MILAN, April 7 (Reuters) - Telecom Italia (TIM) (TLIT.MI) turned its back on a takeover approach from KKR (KKR.N) on Thursday when it refused to grant the U.S. fund access to its books because it had not confirmed bid terms.
KKR first approached TIM last November with a non-binding offer valuing the company at 10.8 billion euros ($11.8 billion) but TIM only agreed to open talks last month.
In a statement after a board meeting, TIM said that it cannot grant KKR access to its data room as the fund did not validate the terms of its initial 0.505 euro per share approach, confirming what sources had earlier told Reuters.
"Should KKR submit a deliverable, complete and attractive offer ... TIM Board of Directors would be open to reconsidering its decision in the interest of all shareholders," TIM said.
KKR declined to comment.
Leading TIM shareholder Vivendi (VIV.PA) had said the KKR approach was too low, even though it is well above the current price of 0.31 euros.
TIM's move comes as new boss Pietro Labriola is pressing ahead with a strategy to revamp the company centred around a split of its wholesale network operations from its services business.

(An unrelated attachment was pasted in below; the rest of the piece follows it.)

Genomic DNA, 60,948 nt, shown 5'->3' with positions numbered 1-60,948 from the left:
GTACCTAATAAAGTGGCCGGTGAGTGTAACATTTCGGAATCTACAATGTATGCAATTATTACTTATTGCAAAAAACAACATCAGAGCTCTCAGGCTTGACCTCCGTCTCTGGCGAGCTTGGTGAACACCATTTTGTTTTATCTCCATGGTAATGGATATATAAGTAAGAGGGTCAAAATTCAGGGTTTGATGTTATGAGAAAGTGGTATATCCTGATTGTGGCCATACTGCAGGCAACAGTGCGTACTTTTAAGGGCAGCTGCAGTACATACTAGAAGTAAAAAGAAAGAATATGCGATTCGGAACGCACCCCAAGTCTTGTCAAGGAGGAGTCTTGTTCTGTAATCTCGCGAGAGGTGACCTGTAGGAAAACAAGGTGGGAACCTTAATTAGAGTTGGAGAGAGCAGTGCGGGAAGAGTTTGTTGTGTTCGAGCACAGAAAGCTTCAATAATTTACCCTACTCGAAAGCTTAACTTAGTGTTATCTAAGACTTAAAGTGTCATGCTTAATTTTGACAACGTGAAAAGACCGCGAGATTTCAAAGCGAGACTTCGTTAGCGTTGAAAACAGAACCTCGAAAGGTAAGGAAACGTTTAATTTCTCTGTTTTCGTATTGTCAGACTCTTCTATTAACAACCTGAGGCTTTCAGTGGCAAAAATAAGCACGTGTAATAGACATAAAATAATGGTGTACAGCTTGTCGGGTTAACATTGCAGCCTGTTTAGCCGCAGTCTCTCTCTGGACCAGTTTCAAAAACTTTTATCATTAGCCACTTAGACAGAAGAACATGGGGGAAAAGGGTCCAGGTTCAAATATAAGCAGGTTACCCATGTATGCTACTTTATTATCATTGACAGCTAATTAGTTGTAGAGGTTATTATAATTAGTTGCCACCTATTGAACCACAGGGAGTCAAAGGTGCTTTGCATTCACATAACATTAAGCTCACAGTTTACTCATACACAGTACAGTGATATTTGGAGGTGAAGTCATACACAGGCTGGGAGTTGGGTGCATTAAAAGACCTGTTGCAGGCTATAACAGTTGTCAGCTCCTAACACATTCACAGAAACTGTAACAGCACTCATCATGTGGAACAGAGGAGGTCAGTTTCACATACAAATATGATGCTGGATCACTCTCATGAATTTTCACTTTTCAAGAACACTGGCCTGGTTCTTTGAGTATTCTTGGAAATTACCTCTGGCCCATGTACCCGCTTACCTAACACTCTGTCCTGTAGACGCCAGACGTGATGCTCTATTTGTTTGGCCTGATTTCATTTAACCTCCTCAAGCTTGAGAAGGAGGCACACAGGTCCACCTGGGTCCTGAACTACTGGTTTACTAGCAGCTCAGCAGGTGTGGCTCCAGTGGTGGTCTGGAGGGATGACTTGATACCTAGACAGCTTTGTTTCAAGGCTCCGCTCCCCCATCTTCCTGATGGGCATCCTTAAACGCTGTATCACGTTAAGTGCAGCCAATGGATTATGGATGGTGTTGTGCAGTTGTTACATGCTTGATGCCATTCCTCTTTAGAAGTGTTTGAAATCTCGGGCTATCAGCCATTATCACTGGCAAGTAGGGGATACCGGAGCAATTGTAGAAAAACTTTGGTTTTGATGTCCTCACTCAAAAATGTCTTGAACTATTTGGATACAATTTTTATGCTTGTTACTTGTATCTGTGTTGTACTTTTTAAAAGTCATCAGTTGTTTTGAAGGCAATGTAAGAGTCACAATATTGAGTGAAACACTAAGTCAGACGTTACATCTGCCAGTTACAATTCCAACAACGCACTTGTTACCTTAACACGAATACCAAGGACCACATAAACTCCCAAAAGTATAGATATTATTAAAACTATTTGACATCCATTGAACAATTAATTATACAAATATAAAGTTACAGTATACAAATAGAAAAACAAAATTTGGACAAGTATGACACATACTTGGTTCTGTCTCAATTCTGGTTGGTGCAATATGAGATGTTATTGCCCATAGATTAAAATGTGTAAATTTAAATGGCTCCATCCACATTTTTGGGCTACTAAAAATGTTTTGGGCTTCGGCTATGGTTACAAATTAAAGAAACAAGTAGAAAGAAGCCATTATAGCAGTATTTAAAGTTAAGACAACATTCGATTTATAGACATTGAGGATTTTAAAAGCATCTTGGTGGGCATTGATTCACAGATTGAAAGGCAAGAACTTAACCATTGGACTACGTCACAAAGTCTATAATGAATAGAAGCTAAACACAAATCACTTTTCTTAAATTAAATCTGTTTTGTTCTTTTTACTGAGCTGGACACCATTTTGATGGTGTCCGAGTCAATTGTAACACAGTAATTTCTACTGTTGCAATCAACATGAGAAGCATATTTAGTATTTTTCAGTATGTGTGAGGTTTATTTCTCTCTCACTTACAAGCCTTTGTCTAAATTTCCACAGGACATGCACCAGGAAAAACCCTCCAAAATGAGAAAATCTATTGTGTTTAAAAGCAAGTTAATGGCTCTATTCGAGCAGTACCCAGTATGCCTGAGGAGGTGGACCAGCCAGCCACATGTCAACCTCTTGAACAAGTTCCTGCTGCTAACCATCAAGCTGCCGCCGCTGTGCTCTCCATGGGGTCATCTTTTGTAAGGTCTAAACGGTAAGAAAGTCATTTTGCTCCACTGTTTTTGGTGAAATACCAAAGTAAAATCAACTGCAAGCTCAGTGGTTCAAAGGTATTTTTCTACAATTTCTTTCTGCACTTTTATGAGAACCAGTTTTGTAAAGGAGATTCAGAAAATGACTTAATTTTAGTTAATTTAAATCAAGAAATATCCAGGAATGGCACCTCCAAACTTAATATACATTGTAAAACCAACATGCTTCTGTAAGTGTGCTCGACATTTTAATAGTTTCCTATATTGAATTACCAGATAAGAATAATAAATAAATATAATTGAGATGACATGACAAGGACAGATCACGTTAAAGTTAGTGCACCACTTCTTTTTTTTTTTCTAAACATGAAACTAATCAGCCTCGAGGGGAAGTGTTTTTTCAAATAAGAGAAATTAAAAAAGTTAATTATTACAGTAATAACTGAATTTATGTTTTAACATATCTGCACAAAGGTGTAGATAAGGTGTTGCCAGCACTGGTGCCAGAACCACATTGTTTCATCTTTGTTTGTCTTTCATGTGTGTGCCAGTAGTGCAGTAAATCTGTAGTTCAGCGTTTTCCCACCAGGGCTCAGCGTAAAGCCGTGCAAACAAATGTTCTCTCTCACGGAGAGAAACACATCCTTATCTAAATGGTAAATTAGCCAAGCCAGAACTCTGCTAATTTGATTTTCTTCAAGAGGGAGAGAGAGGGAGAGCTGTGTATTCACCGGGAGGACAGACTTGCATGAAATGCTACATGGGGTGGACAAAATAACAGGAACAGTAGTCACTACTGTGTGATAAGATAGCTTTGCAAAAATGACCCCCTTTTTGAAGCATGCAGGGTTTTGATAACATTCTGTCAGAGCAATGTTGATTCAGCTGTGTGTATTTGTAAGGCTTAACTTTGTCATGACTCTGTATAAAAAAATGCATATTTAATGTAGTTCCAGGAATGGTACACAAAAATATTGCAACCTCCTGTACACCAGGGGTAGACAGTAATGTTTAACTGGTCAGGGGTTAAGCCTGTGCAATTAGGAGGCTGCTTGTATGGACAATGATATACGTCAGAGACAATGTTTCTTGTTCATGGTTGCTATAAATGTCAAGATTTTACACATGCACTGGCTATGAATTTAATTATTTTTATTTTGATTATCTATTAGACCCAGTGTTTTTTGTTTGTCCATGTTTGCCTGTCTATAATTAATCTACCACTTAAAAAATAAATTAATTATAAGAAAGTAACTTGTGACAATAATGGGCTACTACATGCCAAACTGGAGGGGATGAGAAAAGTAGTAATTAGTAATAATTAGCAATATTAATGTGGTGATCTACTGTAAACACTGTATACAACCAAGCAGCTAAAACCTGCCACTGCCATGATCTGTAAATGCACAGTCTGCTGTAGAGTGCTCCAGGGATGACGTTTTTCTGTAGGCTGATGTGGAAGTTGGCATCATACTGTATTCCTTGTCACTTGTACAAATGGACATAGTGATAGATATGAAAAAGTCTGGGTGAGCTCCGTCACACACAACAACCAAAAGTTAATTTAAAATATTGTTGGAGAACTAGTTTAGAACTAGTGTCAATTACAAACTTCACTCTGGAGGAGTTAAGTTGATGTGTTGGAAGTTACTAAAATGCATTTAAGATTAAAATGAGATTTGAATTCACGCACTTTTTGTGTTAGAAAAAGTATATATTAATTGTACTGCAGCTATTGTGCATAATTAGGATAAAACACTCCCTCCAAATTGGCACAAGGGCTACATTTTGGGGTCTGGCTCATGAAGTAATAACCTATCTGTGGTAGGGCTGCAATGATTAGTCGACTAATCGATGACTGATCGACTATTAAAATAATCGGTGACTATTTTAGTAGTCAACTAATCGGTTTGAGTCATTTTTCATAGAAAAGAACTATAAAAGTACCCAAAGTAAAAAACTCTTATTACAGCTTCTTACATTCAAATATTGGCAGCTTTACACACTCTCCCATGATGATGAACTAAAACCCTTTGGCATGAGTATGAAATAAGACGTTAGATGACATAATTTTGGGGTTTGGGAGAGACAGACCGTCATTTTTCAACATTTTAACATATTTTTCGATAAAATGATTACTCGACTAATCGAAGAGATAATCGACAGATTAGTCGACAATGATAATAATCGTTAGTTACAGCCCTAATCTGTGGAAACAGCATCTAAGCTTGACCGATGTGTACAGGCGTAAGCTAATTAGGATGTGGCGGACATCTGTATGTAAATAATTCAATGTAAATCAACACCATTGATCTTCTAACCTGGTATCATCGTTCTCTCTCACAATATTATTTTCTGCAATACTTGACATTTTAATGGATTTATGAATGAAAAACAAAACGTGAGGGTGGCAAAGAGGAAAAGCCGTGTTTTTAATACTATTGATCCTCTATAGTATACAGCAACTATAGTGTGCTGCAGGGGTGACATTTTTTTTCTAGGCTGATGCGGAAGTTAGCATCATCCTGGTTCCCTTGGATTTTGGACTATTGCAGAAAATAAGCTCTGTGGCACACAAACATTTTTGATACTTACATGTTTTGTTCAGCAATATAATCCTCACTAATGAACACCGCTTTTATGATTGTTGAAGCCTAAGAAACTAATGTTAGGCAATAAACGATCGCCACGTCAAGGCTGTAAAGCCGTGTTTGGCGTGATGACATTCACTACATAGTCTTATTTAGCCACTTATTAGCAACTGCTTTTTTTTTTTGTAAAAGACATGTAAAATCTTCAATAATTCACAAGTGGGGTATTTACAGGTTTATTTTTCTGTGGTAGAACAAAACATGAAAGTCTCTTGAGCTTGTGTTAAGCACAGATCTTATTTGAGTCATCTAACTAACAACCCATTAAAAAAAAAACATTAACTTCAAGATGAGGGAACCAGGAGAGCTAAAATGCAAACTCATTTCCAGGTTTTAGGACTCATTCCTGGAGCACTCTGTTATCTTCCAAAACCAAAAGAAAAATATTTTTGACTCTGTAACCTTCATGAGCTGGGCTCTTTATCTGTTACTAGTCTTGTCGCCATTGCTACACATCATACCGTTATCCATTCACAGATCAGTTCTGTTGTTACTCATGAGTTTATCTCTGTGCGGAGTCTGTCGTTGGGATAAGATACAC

Details of the Labriola's plan, aimed at unlocking what the debt-laden group calls its untapped value, would be fleshed out by the summer.
As part of this, TIM has signed a non-disclosure agreement with Italian state lender CDP to start formal talks on potentially combining the phone group's network with that of smaller broadband rival Open Fiber.
Such a deal, advocated by the government, could entail a role for infrastructure and private equity funds, including KKR, sources have previously said.
"KKR ultimately confirmed its interest in exploring any other transactions in the interest of the company, its shareholders and Italy," TIM said in its statement.
KKR is already an investor in TIM's last-mile fixed-line network, having invested 1.8 billion euros to secure a 37.5% stake in a venture called FiberCop.
CDP, which holds a 10% stake in TIM, holds a 60% stake in Open Fiber and aims to secure full control of any combined network entity, sources have said.
Separately, TIM is assessing an approach by European private equity fund CVC which submitted a non binding bid for a minority stake in an enterprise services business that could be spun out of the group.
Other private equity funds, including Apollo and Apax Partners, are circling TIM with the view to buy into its services business, sources have said.
($1 = 0.9182 euros)
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